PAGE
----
I would suggest that you contact specific members of your Ohio Board of Nursing and ask them directly. They will provide better assistance, since they are in the industry which you looking to join, and have gone through the same application process. An attorney probably won't be of much assistance to you, since this is a decision that your state's board will be making on their own. That being said, you may want to at least speak to a few. Some advice from attorneys probably can't hurt, but my guess is that the ultimate decision is going to be made by your state's board independent of what an attorney has to say.
IMPORTANT DISCLAIMER: Any information provided herein should NOT be solely relied upon without consulting an attorney who is licensed to practice in the jurisdiction of your legal matter. Although diligent effort is made to ensure the accuracy of the information contained herein, we cannot guarantee that the information is accurate in regard to your specific circumstances. No Attorney-Client relationship is formed by the use of any information found herein, or the submission of information via any form on this Website. The statements included in this website are intended to provide the reader with a basic understanding of the legal system. They are not intended to be solely relied upon as legal advice. In addition, because the law is constantly changing, we cannot guarantee the accuracy of any information provided herein, as it may not be fully current with all applicable law. ALWAYS consult an attorney regarding your individual circumstance.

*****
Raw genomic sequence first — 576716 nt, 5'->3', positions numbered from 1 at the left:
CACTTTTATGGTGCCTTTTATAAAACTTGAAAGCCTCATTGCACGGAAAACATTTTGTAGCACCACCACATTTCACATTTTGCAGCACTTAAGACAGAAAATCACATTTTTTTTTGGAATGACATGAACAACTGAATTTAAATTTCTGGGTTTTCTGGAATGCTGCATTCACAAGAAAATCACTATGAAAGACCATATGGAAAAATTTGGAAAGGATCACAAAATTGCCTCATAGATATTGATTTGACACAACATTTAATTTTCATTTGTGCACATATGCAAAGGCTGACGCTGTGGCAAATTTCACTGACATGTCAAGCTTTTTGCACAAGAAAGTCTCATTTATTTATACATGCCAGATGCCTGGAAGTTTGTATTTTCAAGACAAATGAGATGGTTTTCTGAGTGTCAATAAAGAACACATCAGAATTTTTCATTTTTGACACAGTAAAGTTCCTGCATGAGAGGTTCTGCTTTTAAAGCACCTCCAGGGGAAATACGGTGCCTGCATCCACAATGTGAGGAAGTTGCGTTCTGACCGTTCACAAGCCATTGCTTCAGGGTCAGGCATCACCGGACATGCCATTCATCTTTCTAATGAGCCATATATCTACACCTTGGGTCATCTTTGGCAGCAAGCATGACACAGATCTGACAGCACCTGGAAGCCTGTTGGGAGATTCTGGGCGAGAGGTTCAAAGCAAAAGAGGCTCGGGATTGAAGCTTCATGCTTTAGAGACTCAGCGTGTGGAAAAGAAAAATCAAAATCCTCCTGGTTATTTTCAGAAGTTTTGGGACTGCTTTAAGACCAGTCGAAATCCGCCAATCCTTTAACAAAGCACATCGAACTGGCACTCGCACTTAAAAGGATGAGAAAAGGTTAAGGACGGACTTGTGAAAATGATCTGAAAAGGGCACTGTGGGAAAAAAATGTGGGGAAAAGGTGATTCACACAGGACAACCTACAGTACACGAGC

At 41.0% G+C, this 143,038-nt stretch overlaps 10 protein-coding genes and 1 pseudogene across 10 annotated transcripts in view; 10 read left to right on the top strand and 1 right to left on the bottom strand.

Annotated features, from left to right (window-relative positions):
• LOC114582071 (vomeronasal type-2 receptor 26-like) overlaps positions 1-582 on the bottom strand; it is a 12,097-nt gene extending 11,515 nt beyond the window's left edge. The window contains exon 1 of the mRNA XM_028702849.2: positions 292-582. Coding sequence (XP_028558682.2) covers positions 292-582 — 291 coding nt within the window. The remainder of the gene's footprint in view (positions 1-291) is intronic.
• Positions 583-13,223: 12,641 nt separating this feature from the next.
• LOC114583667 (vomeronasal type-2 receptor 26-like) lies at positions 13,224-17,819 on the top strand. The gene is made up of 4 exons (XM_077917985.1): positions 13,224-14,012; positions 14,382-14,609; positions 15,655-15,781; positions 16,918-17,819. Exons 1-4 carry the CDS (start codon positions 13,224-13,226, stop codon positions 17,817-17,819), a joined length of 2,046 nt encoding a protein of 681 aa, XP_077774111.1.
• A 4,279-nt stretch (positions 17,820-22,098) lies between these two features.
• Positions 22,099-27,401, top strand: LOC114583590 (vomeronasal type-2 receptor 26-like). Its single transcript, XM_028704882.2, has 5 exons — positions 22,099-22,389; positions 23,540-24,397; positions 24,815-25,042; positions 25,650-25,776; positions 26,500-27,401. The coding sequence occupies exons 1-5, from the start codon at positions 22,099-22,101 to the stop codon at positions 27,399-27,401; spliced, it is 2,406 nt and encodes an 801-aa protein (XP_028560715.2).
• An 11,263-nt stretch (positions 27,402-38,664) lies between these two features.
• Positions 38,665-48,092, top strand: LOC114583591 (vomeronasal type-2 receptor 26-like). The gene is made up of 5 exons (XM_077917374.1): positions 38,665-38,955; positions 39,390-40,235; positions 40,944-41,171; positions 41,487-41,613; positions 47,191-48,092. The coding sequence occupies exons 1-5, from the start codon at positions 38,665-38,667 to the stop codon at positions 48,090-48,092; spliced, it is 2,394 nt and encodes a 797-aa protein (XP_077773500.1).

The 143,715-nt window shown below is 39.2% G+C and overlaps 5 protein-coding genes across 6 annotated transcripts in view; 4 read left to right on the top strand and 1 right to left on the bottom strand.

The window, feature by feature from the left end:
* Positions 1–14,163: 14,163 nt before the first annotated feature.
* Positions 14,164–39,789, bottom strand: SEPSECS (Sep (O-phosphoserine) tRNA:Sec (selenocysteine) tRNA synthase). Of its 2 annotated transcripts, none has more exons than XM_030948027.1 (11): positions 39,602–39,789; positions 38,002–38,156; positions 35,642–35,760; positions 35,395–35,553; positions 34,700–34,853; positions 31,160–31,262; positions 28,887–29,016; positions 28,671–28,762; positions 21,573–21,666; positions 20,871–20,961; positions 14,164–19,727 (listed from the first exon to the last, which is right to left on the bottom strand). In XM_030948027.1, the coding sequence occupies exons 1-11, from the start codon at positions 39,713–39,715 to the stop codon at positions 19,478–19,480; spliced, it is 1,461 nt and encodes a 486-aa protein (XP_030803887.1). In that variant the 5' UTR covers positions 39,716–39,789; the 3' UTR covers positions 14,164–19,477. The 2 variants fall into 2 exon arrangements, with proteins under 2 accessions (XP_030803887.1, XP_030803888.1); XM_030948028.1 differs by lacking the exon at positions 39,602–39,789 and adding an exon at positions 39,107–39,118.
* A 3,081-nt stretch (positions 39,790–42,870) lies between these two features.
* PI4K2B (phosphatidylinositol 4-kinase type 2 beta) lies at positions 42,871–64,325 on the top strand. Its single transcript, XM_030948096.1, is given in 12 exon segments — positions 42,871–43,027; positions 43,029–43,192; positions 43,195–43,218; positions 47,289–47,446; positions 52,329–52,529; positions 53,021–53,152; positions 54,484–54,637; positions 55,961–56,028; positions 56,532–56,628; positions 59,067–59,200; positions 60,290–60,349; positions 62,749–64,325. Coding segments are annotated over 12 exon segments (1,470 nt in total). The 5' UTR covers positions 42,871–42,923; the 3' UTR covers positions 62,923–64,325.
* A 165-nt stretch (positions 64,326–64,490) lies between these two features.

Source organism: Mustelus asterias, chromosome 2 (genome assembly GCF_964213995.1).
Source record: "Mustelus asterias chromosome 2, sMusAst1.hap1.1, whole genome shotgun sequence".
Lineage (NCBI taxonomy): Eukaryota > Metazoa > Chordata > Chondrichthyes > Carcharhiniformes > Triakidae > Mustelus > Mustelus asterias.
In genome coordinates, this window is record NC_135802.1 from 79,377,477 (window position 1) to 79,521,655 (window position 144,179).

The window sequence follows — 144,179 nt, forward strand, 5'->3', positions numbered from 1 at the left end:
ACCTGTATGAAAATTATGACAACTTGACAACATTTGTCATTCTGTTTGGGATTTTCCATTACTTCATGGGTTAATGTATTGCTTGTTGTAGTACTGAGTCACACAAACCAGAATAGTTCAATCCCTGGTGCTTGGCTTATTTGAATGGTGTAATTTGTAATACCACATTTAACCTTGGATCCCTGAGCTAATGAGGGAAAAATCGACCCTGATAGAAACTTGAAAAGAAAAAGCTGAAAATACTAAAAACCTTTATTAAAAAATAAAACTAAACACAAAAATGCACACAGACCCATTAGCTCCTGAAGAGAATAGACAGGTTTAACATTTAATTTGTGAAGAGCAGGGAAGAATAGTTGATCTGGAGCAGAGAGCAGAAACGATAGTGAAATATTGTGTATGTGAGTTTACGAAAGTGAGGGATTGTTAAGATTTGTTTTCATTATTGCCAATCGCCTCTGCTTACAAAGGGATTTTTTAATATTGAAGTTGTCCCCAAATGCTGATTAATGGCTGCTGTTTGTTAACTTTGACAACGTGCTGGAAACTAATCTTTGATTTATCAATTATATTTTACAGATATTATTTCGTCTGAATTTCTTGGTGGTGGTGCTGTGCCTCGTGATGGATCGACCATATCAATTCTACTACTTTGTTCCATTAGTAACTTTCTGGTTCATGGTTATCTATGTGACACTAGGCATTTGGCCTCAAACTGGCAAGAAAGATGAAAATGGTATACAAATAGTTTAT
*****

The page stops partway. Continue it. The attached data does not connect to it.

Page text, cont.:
DUi is not an automatic bar to getting a license but you may have issues when it comes to the character side of licensure. http://www.nursing.ohio.gov/PDFS/Discipline/CRIMINAL%20HISTORY%20FACT%20SHEET.pdf
Here is a website from the nursing board for Ohio that indicates what affects your license. I would suggest your and your attorney putting together a fact sheet and what happened with the outcome of each case so that you can show that to the board if necessary. Good luck.
The responses of Attorney Chris Beck to any questions posed on Avvo do NOT establish an Attorney-client relationship. Attorney Beck is available for private hire and consultation for a fee. Only after Attorney Beck is retained as counsel, or agrees to discuss this matter with you privately, shall he be legally deemed to be your Attorney. His responses herein are an attempt to assist persons temporarily based upon the very extremely limited amount of information provided by the questioner
As pointed out, the convictions will no bar you from becoming a nurse. There are many licensed professionals that have been licensed with multiple alcohol or substance related convictions on their record. The board will be interested in what you current status is with respect to alcohol and substance abuse. They will be interested in any treatment you underwent and what steps you have taken to insure that you are not at risk of repeating that type of conduct. Having an attorney assist you with your application would be helpful. But I can't say writing a letter on your behalf is beneficial. The board is interested in what you have to say, not your attorney. Once mistake that some people make is they try minimize their conduct. You should be forthright in your personal statement that you understand that the alcohol convictions could be a reason for concern. Then explain how you have changed and what is different about you 4 years later, and why they should not worry about you repeating the same conduct.
A roundup of the best tips and legal advice.